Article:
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The shadow of Twitter (and Foursquare) loom large over SXSW. These two apps found their first public breakthroughs at the festival (in 2007 and 2009 respectively), and are now on their way to world domination.

Everyone start-up wants to be known as “SouthBy’s breakout app” and the key seems to be encourage usage, rather than awareness – a tactic followed religiously by the makers of Hashable, a location-based personal networking service.

The makers of Hashable stayed home, choosing instead to send 20 ‘power users’ to Austin to “hash” as many people as they could in 5 days. They pretty much ended up networking the entire town.
A group of young Aussies also made the trek to SXSW this year to launch their mobile audio tour-guide app called iTourU, setting up a presence at the Trade Show with assistance from Austrade, but relying mainly on enthusiastic users, who created almost 50 custom tours of Austin on the platform in the first few days of the conference.

Other notable launches included LiveShare (private group photosharing), GroupME, (private group messaging), Acts Of Sharing (private group lending your DVDs and stuff) and Neer (location-aware reminders, that could probably be configured for private groups, if that’s what you’re into).

I spoke to lots of these people, and more, in the podcast interview “12 SXSW elevator pitches in 12 minutes”

Need to rewind? Catch the previous episode, where Ad Agencies learn “How not to pay for anything @ SXSW”

Stay tuned for the next episode when ad agencies learn “How to Throw A Party (Like You Mean Business)”

This video is part of the video blog series  “10 Things Agencies Can Learn From SXSW” presented by Barrie Seppings, Creative Director at Ogilvy Sydney.

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Google has certainly copped a lot of flak for its corporate motto “Don’t be evil” and some of the criticism has merit, but I still love the simplicity of the phrase and the boldness of the sentiment.  It demonstrates a lot of respect for the intelligence of the employees and a willingness to give them room to make their own decisions. Also, it’s a very instructive example of the difference between guidance and rules.

We’ve been working towards a guiding philosophy for the sort of marketing we do (or at  least, the sort we’d like to do) that gives us enough room to make decisions while providing a clear direction, or reference point, to check that we’re making progress.

And the closest we’ve got so far is this: “Be useful”

If truth be told, it started out as “Don’t be useless” which we liked as a both homage and self-directed threat. But we had a bout of the positives and tried to make it more about what you should do, rather than what you can’t.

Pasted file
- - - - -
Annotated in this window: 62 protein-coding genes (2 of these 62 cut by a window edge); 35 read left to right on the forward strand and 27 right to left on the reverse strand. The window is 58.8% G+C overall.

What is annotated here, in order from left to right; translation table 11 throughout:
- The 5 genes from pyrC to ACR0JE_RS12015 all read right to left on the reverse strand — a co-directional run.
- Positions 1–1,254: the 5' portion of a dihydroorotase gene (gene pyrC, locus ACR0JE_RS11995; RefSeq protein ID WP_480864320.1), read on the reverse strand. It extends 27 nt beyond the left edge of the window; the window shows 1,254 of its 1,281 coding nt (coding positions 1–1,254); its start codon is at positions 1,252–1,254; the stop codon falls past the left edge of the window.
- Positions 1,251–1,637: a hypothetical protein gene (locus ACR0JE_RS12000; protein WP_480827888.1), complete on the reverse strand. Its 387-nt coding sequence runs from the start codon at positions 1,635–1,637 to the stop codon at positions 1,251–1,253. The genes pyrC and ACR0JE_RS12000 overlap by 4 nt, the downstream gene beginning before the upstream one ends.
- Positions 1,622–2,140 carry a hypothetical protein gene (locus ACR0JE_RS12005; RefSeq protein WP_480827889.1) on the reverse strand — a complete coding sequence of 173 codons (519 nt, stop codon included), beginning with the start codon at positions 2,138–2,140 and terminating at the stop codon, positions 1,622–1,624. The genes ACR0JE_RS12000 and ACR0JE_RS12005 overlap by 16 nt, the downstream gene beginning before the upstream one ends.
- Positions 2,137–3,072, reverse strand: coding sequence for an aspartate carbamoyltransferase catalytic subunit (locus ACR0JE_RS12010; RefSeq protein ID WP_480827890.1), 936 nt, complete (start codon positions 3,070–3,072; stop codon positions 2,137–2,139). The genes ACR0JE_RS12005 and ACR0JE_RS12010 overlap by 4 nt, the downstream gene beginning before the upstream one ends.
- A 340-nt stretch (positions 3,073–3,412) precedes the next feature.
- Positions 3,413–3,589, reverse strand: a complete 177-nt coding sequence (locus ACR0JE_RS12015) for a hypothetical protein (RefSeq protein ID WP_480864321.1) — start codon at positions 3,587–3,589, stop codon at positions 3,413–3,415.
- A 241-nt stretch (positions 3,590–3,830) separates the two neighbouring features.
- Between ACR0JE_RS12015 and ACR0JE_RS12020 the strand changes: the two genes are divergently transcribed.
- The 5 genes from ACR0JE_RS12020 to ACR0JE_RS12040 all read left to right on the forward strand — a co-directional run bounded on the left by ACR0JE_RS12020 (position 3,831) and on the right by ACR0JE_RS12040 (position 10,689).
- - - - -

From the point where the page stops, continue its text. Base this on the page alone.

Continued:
But what does it mean? Take a look at a lot of traditional marketing (the ads, the catalogues, the mailers, the webpages and emails), and try to measure it’s usefulness. How much simpler does it make your life (or just your day)? How much did you learn from it? How much more do you know now than you did before you read or listened to that piece of marketing? What can you do now that you couldn’t do before? How much time or effort has it saved you? If you had to pay for that piece of marketing, how much would you be willing to hand over?

FWIW, I think this is particularly important when answering briefs that describe the audience as “Time-poor” (ands that’s just about everyone, as far as I can tell). If they don;t have much time for anything, they certainly don’t have time to spend on stuff that isn’t useful to them.

These are pretty tough questions for a piece of marketing collateral to answer. But what if we stopped creating marketing and started building something else on behalf of our clients? Something that helped people, that gave them information, or a tool or an experience, or wisdom? Or anything really, as long as it was useful.

We’ve been playing at the edges of this for a while – our Live Event Matchmaking effort for IBM’s Pulse events was a step, but we believe we’ve moved even closer with a recent campaign for IBM’s sponsorship of the Australian Open 2011 tennis tournament. We took a look at all the data that IBM generate  from the action on the court, married it up with all th open-source data that fans generate on the web and presented it back as a data-powered window on the Open experience:

Yes, it is marketing, but we’re hoping that it is useful marketing. And we’re going to spend a lot more of our time trying to figure out how to do more of it. Let me know if you’re on a similar path.